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Thursday, Oct 23, 2014
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‘Mac & Cheese Throwdown’ draws crowd to Tampa’s waterfront

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Published:   |   Updated: May 10, 2014 at 08:52 PM

Hundreds braved a summer-like swelter on Saturday, pouring into Curtis Hixon Waterfront Park for the Mayor’s Mac & Cheese Throwdown.

The crowd of mostly 20-somethings lined up to taste cheesy pasta concoctions featuring blue crabs, jalapenos — even beer. The lines for ice cream and brews were nearly as long as the lines for the star of this show.

Friends of the Riverwalk, a non-profit group that coordinates with the City of Tampa to publicize and accessorize the city’s waterfront walking trail, will reap the benefits of the event.

“We walk three miles on the Riverwalk nearly every week, so I’m happy to participate in this,” said Kate Powell, who lives in downtown Tampa and was working on a second tasting of macaroni and cheese.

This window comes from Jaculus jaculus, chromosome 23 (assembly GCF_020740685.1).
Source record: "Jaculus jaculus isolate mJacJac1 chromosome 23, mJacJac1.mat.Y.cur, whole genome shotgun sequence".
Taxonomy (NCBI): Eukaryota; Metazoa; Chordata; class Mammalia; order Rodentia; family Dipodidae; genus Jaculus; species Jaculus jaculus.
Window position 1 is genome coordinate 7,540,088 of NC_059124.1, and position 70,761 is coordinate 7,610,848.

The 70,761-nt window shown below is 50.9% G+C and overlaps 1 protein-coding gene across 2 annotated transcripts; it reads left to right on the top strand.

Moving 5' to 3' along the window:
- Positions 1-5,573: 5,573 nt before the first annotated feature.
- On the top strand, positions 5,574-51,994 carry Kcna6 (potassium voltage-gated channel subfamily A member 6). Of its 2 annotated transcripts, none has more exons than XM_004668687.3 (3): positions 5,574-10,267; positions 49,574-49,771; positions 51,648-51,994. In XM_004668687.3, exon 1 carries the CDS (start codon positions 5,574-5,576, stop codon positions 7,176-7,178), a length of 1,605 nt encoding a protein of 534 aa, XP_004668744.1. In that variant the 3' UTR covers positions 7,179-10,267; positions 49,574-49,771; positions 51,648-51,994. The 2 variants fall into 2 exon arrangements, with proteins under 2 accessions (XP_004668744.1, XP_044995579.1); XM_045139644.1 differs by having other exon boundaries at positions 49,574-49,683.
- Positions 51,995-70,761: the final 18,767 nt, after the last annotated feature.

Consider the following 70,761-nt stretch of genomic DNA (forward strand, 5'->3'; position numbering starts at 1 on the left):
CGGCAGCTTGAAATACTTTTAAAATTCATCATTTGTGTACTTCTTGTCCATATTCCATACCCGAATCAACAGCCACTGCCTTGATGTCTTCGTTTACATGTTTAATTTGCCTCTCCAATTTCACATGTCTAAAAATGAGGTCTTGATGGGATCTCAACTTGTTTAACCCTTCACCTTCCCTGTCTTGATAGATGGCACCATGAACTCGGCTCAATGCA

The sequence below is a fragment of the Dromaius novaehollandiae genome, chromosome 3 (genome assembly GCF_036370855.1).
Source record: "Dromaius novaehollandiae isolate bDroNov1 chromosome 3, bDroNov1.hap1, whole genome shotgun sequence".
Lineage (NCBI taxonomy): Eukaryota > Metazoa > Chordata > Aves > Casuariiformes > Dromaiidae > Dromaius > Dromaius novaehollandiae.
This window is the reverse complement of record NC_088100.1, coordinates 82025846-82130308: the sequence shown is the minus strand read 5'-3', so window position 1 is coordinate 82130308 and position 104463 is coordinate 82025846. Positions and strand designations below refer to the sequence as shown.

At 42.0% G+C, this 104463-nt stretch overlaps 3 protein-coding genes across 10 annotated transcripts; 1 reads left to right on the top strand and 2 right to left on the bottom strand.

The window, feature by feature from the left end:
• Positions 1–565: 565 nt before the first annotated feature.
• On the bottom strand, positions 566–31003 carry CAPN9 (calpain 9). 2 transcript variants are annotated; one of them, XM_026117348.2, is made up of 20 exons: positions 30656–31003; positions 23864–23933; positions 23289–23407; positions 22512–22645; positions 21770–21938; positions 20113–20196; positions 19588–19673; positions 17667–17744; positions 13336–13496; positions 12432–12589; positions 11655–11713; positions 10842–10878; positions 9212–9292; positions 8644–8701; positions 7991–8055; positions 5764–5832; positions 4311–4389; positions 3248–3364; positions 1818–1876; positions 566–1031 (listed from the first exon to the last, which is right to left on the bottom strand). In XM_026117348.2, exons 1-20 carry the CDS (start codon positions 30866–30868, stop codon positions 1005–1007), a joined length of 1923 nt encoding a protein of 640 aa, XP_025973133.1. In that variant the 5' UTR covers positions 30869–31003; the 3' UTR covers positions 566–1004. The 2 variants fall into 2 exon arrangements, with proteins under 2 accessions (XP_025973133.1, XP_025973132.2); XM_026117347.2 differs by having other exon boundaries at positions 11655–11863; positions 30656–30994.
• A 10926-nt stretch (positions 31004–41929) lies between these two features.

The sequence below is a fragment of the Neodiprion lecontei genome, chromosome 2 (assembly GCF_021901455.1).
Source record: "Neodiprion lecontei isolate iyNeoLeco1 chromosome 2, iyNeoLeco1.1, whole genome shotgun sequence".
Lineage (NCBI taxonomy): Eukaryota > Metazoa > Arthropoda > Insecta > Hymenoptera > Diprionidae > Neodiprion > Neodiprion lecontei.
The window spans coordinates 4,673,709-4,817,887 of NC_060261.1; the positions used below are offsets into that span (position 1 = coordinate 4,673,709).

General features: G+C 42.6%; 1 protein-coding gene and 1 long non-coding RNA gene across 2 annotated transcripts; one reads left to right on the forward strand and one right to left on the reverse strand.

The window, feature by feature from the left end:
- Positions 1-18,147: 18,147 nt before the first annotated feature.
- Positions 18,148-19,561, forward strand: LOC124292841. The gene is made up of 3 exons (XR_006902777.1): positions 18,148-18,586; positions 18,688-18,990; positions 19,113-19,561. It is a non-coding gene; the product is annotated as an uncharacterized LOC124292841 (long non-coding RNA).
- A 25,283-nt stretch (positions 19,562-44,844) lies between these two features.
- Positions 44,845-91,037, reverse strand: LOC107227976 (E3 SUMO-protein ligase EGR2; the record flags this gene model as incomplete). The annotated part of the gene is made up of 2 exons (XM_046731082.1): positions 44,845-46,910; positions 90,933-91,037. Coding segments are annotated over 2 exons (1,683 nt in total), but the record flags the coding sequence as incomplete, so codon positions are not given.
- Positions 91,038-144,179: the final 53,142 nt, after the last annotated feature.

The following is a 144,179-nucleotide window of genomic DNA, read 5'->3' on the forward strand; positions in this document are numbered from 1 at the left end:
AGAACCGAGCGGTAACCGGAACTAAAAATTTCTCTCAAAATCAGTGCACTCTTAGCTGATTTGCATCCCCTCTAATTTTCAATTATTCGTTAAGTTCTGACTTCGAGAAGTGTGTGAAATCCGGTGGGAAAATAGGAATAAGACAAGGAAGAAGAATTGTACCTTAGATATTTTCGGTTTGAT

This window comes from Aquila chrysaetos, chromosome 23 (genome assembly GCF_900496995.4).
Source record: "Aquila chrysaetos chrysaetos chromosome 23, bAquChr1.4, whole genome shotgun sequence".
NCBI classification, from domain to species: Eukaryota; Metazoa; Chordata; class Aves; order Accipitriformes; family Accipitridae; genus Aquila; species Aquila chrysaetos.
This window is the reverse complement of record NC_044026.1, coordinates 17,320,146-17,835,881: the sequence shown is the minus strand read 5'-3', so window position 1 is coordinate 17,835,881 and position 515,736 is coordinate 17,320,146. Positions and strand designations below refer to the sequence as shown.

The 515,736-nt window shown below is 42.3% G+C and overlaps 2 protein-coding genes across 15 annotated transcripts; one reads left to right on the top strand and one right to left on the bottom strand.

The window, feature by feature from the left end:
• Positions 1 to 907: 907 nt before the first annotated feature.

“I love the idea of a Mac & Cheese Throwdown,” said Rachel Buchanan of Tampa as she ate macaroni and cheese from Eats! American Grill.

“The Riverwalk, itself, is a great idea,” said Todd Soto, also of Tampa. “I love that it will connect this whole area.”

Drew Shaw, an Eats! manager, kept busy at the back of his booth stirring up batches to feed the masses. “We call it our Red, White and Blue House Blend,” he said, describing the gigantic pan of goodness. Eats! filled its macaroni and cheese with bleu cheese, beef, bacon and hot sauce-sauteed onions.

Amy Stack of Tampa stopped by with a group of friends on their way to the Tampa Bay Rays game in St. Petersburg. “We made it a point to get here first, though. I think this is awesome and I love that you get to try so many different dishes.”

The Mayor’s Mac & Cheese Throwdown included a competition among local restaurants. A panel of judges, including Tampa Mayor Bob Buckhorn, chose the winner, Holy Hog as the top dish.

Meanwhile, Ulele won the People’s Choice award, and the Kids Choice award went to Fynn’s on Franklin.

Money raised from the event will be used to add more touches to the Riverwalk, such as shade structures and docks already built along completed portions of the walkway.

The Riverwalk was conceived in 1975 by then-Mayor Bill Poe and its final phase includes the Kennedy Boulevard Plaza segment. The $10 million final phase will connect Curtis Hixon with MacDill parks. All told, Riverwalk will stretch 2.2 miles from the Tampa Bay History Center in Channelside to the southern edge of the Tampa Heights neighborhood north of downtown.

yhammett@tampatrib.com

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